I came a blog post recently entitled, Is Enterprise 2.0 Helping to Kill Off the IT Department?
(For those not up-to-date on the latest fashions, Enterprise 2.0 refers to the use of tools such as blogs, wikis, RSS, mashups, and social networks to capture and manage unstructured information in business enterprises.)
What set me off about this post was not the part about "Enterprise 2.0," but the part about "killing off the IT department." I've been reading articles like this ever since I started working with IT several decades ago.
About every 10 years or so, some new technology comes along that observers trumpet as so radical and innovative that it will result in nothing less than the death of the corporate IT department. And every time, IT ultimately adapts, though at first it may resist.
The PC revolution
As I recall, the first death knell was sounded when PCs arrived. These started showing up in businesses in a big way in the late 1970s. At the time, I was working as a manufacturing systems analyst for an oil field services firm. I was in the midst of gathering requirements for a custom system that would manage tooling inventory on the shop floor.
One day, I went out to visit the tool crib in one of our plants and found that my users had already built their own tooling inventory system using a TRS-80 PC from Radio Shack. They said they didn't need help from corporate IT. I argued with the manager, "Look, I'm not out here setting up my own tool crib--you shouldn't be out here building your own computer systems." Ultimately, we did end up building the corporate tooling system, but not without a lot of resistance from users who felt that what could build themselves was good enough.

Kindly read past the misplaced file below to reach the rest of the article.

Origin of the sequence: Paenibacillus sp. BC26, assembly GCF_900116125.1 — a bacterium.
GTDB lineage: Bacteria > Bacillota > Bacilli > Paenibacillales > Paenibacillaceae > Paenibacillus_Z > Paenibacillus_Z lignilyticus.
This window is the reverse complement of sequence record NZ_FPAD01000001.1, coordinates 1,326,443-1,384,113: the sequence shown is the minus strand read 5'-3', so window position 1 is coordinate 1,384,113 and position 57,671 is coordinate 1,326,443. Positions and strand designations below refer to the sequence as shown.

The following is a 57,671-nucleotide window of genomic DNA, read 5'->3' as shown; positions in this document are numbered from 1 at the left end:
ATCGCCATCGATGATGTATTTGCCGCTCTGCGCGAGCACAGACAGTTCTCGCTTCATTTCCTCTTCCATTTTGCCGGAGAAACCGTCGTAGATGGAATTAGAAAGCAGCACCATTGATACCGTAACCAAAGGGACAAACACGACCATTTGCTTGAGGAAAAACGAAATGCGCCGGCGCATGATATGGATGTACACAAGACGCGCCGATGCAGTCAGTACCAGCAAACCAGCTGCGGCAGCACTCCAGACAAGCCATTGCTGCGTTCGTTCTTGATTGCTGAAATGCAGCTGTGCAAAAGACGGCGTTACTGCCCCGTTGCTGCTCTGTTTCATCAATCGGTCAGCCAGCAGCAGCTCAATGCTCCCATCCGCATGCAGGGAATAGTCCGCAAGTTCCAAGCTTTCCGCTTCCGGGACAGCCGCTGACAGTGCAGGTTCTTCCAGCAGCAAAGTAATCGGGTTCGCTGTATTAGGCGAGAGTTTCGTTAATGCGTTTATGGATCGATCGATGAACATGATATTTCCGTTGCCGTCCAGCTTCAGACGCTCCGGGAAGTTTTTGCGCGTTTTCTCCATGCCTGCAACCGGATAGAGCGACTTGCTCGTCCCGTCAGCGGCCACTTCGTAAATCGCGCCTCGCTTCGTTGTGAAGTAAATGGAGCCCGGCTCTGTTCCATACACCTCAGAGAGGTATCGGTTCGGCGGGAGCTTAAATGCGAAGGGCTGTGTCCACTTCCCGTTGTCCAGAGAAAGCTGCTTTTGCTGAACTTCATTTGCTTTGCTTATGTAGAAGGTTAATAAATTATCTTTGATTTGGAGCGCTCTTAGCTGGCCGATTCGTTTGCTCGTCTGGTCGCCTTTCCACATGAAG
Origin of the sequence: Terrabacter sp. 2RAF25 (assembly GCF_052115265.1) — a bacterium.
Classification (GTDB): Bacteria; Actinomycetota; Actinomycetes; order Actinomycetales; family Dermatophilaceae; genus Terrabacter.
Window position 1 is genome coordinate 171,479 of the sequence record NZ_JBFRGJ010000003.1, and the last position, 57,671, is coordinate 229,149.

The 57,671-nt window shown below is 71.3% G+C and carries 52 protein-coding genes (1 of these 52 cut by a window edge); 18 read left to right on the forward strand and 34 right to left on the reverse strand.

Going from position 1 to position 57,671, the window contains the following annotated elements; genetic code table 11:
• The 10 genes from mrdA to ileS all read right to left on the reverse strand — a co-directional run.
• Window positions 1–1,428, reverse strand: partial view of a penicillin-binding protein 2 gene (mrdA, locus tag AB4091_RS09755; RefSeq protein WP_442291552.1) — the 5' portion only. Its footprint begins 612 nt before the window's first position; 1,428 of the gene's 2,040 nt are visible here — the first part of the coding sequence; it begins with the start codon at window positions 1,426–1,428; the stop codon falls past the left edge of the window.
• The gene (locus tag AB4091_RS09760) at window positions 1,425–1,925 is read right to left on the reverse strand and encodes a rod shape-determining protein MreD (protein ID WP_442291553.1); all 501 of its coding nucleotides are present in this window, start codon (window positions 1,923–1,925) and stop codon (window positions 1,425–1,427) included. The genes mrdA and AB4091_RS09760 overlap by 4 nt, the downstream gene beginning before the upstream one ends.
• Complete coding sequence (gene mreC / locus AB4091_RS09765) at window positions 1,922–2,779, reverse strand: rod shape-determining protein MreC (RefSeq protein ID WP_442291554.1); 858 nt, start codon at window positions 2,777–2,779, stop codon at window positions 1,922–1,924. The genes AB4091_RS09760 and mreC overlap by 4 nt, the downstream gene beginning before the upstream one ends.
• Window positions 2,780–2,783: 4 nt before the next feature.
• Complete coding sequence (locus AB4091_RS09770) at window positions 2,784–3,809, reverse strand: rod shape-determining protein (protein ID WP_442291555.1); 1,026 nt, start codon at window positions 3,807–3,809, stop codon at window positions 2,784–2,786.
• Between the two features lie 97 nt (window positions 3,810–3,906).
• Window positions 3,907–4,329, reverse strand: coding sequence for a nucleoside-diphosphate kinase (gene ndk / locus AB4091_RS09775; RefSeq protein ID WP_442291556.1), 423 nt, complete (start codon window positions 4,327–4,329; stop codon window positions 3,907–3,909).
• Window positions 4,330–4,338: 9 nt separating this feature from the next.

It took more than 10 years--some might say, 15-20 years--for IT to figure out how to adapt to the PC revolution. The first big issue was "connectivity." Users were buying personal computers, then spending way too much time re-keying data from mainframe-printed reports into PC spreadsheets. So, corporate IT was given the task of connecting them while still maintaining security and integrity of corporate data.
The next challenge was to harness all that computing power sitting on the desktop, which brought in the era of client-server computing. Centralized systems would maintain master file data, while desktop systems would be used for data entry and analysis. The strengths of the server computer and the client computer would each be used where they were strongest. Response time would be faster on the desktop PC since only local processing was required, and data integrity would be maintained as master files were kept at the server level. Eventually, you had three-tier (client, application server, and database server) and n-tier systems.
Along with client-server computing, we had to deal with the need for graphical user interfaces. As users became accustomed to the Windows GUI in the late 80s and early 90s, they became frustrated with the character-based interfaces of their corporate mainframe and minicomputer systems. Some users, learning Visual Basic on their own, became better PC programmers than those of us in corporate IT. So we had a whole new set of skills to learn. But corporate IT ultimately adapted.
What corporate IT went through to adapt to the PC revolution was much greater than anything it faces today in adapting to the presence of Facebook, Twitter, and iPhones.
The Web revolution
Just around the time corporate IT figured out how to managed PCs and client-server systems, the Internet changed everything. Again, a new technology served to empower users, who were now able to build their own websites and simple web-based applications, bypassing corporate IT.